I and Love and You – Colleen Hoover’s ‘Slammed’ Series

Colleen Hoover blends music and poetry, humour and heartache, in her beguiling and romantic ‘Slammed’ series. It’s the story of Layken and Will, mature beyond their years due to the challenges they’ve separately faced, but optimistic when they meet that life is finally giving them a break and a much-needed fresh start.

Anxious not to mar their first date with talk of his tragic past, Will instead introduces his new neighbour, Layken, to the ‘Would You Rather?’ game – a game typical of the quirky humour Hoover ascribes to her characters:

“…would you rather spend the rest of your life with no arms, or would you rather spend the rest of your life with arms you couldn’t control?”

“…Well…” I hesitate. “I guess I would rather spend the rest of my life with arms I couldn’t control?”

“What? Seriously? But you wouldn’t be controlling them!” he says, flapping his arms around in the car. “They could be flailing around and you’d be constantly punching yourself in the face! Or worse, you might grab a knife and stab yourself!”

That same night, Will also introduces Layken to slam poetry, a form of competition poetry where participants read or recite their work, often as a performance of self-expression. Throughout the series, Hoover uses her original, moving and witty slam poetry to help define key characters, and convey strong emotions and pivotal moments.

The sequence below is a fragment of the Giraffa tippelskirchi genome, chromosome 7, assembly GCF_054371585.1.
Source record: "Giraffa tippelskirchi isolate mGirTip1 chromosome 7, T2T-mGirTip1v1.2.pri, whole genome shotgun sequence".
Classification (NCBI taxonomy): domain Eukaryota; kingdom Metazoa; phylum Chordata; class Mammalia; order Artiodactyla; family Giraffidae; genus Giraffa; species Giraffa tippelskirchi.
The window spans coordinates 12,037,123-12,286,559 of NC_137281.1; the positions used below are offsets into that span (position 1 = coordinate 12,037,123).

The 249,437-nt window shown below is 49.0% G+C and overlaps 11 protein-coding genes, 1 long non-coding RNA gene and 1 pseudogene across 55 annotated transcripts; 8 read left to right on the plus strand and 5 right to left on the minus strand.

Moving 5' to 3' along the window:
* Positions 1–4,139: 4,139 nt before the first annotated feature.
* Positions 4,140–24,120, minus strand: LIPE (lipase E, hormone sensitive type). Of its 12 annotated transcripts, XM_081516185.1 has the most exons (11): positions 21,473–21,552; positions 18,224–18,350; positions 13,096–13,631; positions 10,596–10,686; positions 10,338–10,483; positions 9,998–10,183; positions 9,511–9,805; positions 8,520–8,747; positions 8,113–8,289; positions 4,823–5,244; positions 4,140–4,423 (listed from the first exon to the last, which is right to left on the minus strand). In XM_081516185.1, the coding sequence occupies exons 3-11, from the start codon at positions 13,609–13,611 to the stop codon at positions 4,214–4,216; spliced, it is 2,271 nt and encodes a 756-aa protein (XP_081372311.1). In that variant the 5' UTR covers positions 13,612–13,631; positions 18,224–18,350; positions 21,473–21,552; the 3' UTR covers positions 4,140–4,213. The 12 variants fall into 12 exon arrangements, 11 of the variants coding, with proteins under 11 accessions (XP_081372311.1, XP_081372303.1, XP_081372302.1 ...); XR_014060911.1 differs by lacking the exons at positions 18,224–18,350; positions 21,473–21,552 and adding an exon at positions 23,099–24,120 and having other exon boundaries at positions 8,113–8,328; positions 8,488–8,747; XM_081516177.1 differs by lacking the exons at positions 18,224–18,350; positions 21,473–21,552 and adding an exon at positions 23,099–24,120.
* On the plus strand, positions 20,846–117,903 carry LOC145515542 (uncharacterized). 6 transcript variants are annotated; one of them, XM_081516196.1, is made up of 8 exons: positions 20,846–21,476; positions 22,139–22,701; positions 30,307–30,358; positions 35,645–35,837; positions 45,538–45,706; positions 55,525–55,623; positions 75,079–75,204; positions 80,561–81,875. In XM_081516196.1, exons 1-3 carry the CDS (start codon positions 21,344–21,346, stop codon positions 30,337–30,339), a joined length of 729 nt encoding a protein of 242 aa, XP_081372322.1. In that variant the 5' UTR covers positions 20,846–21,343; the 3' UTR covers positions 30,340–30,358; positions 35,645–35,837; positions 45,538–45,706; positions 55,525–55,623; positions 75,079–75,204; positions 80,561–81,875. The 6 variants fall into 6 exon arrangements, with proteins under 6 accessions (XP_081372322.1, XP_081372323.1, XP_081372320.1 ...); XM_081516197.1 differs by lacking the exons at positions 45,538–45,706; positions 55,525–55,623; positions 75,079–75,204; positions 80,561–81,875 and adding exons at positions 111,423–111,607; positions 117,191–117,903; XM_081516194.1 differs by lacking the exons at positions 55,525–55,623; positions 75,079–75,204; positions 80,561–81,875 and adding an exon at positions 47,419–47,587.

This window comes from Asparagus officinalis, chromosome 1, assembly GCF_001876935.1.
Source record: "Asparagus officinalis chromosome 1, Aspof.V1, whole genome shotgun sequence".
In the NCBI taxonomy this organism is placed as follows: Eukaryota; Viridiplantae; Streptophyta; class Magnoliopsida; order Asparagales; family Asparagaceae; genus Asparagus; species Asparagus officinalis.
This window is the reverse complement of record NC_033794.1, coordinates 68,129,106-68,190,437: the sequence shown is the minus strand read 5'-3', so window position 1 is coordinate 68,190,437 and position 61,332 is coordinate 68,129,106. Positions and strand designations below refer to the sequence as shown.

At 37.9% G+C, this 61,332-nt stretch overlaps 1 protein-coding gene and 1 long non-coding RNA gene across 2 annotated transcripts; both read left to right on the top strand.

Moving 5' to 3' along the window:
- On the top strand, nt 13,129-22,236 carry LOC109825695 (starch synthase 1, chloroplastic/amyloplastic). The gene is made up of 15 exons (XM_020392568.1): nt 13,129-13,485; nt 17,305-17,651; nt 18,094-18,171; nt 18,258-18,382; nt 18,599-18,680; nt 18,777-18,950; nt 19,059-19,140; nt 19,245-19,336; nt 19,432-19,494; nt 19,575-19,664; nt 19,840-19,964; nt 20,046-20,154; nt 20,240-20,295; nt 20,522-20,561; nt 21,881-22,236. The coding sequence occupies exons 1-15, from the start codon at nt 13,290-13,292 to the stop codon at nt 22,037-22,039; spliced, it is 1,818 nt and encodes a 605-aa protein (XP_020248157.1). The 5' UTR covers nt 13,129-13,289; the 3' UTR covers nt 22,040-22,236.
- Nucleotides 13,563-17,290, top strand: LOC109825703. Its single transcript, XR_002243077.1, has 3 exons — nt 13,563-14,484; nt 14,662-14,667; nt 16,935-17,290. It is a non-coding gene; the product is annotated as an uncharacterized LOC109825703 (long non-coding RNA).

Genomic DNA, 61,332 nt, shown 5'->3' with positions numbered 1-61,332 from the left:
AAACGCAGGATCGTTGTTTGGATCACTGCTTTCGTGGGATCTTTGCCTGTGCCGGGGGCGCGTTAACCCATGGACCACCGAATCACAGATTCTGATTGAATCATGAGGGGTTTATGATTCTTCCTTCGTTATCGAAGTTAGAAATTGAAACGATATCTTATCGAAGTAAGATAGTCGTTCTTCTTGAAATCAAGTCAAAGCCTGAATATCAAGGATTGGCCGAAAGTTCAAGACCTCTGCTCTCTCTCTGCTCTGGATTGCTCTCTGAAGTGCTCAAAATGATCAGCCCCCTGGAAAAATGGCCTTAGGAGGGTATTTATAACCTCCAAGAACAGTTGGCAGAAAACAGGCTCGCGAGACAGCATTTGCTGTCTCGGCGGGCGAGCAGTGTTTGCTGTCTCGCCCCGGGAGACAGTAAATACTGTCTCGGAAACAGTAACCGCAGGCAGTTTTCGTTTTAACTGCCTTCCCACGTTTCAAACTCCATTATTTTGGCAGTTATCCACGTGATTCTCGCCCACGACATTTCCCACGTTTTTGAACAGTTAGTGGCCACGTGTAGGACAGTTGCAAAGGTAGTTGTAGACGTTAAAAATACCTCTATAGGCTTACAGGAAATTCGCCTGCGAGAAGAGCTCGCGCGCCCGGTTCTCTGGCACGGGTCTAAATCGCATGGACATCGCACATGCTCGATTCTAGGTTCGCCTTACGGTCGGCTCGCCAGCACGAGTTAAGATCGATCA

‘…I used to love the ocean,
Everything about her.
The way she would sing me to sleep
as I lay in my bed
then wake me with a force
That I soon came to dread.
Her fables, her lies, her misleading eyes…’

Layken and Will’s shared appreciation for slam poetry strengthens their initial connection, but elation is short lived as circumstances conspire to keep them apart and family responsibilities weigh heavily. As the two struggle with their obligations and feelings, slam poetry provides a much-needed outlet. It’s an expressive form that marries extraordinarily well with the wide-ranging gamut of teen sentiment and experience.

In addition to her immensely appealing main characters, Hoover gives her story considerable depth and humour with strong secondary characters in the younger brothers, Kel and Caulder, off-beat friends Eddie and Gavin, and Layken’s conflicted mother, Julia.

I thoroughly enjoyed Slammed and found it a butterflyingly good read. (You’ll need to read the second book in the series, Point of Retreat, for that reference!) I also enjoyed the introduction to slam poetry and her beloved Avett Brothers, who now owe to Colleen Hoover a new legion of fans, myself included.

‘But I can tell by watching you
That there’s no chance of pushing through
The odds are so against us
You know most young love, it ends like this.’
[The Avett Brothers, I Would Be Sad]

Happy Valentine’s Day from Cereal Readers,
Marielle Rebbechi

Scroll to Top